Level 1 Combatives: A Hands On Experience

By:  SFC Kelli M. Harr

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Not all effective Army training courses require a Power Point presentation. Not all effective Army training courses even require boots.

One course, Modern Army Combatives, is unique in that it goes against the grain of normal military training. Instead of sitting behind computers and taking notes, Soldiers report to a gym every morning and do hands on training. Not just training; effective training.

The Modern Army Combatives Program (MACP) has been around for a while but up until 1995, it failed to be valuable for units. A total reconstruction of the program and its concept established one of the most essential and sought after courses in the military. Creating qualified instructors and integrating the program into units were two significant changes to MACP in the late 90’s. The program is now organized and efficient enough to hold classes with the necessary qualified instructors for certification.

The 103rd ESC recently held two MACP classes with three of the top instructors taking charge. Staff Sgt. Shawn Sherman, Level 2, 2nd BN/377th BCT, Staff Sgt. Jeremiah Sample, Level 4, 95th Division and Sgt. First Class Troy Nuckles, Level 3, 9th BN, Army Reserve Careers Division, certified over 40 students in two weeks.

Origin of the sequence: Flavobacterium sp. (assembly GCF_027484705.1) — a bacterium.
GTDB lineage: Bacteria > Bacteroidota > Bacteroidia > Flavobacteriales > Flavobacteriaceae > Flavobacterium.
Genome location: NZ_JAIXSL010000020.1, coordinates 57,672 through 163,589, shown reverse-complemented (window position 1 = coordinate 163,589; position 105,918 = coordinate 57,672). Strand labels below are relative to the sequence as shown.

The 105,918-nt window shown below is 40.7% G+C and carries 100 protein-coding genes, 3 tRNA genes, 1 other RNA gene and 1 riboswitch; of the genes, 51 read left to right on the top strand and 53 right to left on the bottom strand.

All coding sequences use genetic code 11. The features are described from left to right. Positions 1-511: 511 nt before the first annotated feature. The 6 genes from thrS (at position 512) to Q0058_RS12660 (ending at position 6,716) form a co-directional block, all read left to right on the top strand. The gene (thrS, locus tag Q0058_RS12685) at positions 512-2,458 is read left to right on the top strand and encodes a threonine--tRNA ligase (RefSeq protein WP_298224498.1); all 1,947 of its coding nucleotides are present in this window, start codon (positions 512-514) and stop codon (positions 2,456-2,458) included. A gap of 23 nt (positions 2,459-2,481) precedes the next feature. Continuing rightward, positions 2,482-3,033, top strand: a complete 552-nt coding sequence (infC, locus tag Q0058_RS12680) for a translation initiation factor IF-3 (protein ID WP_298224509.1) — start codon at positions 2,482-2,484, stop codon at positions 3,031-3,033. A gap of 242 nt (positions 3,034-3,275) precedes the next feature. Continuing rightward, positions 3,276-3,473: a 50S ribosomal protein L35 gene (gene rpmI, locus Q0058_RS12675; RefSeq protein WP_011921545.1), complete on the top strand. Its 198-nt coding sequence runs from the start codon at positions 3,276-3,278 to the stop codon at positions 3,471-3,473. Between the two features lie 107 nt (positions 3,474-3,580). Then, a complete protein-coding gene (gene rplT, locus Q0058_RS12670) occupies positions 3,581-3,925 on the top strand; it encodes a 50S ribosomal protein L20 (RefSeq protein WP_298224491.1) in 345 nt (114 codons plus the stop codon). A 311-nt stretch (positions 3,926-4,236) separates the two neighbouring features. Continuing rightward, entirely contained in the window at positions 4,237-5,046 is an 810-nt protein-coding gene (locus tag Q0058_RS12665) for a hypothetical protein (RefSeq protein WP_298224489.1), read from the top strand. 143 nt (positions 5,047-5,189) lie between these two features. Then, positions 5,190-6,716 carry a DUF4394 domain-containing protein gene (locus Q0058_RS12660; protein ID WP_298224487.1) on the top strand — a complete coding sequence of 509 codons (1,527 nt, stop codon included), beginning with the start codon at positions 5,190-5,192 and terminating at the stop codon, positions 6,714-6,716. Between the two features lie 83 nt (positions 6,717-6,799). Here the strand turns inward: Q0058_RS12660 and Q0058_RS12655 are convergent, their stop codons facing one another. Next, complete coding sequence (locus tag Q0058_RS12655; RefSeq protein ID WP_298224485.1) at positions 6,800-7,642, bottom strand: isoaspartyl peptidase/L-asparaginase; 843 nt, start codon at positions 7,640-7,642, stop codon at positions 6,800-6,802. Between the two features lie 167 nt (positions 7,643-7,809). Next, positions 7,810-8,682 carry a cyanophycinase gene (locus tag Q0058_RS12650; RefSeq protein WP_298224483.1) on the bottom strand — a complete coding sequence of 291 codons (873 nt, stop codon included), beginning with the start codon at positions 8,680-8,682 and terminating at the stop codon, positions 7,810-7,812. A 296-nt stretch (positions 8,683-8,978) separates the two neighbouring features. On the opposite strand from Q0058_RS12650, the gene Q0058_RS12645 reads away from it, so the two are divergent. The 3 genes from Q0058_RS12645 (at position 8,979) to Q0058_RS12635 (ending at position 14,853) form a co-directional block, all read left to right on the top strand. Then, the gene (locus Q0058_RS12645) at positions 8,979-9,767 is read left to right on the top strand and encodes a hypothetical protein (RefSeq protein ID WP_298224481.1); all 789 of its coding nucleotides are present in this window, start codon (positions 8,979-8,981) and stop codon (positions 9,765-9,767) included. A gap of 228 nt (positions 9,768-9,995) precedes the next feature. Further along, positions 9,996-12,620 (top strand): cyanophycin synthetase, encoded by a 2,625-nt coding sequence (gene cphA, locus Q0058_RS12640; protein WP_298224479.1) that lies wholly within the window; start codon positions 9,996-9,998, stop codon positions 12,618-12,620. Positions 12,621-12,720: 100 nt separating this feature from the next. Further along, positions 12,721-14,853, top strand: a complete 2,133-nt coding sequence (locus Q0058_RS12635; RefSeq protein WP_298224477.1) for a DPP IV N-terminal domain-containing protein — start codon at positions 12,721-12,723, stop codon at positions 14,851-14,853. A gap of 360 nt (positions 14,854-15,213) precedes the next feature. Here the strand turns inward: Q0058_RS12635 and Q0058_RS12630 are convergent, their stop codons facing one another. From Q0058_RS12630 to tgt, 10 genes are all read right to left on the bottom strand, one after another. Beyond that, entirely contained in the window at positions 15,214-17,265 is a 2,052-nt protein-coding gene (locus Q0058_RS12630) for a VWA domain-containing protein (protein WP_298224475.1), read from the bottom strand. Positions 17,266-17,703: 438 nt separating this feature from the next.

SSG Sample has been doing combatives since 2002 when he and a fellow squad leader bought a boot-leg instructional tape overseas during their deployment. “The tape wasn’t even in English but we would watch it and mimic the moves on each other until we felt confident enough to teach our squads,” said SSG Sample.

SSG Sample attended his first official MACP course in 2005 and reached level four in 2007 after completing a year on the trail as a Drill Sergeant. He was then hired to teach combatives at the Fort Sill Combatives Training Center. His MMA experience started as a trainer with Captain Jason Norwood but eventually his competitive spirit took over and he began training with the Fort Sill post team. SSG Sample competed in his first fight this past Saturday in Dubuque, winning by an Arm Bar submission in the first minute.

SFC Nuckles started his MACP experience when his unit sent him to Level 1 as a young Ranger. His natural ability and enjoyment of the instructions kept him involved with the program.

“I loved the class and was naturally good at it so I asked to be sent to level 2 and 3 and the unit agreed,” he said. “I like that this class is unlike any other. Students actually get to roll with each other and do hands on training.”

SFC Nuckles has been a Level 3 instructor since 2005 and taught over 20 classes. “It’s amazing to watch how much the student’s progress from the first day to the last,” he said. “I know I’ve done my job when they use the drills we’ve taught on one another.”

SSG Shawn Sherman started training MACP in 2006 and has been teaching a few classes a year ever since. As a Drill Sergeant he was required to become certified in combatives to teach young troops.

“I love being an instructor and take every opportunity to teach,” he stated. “I don’t compete but I train on my own and train whenever another instructor is local.”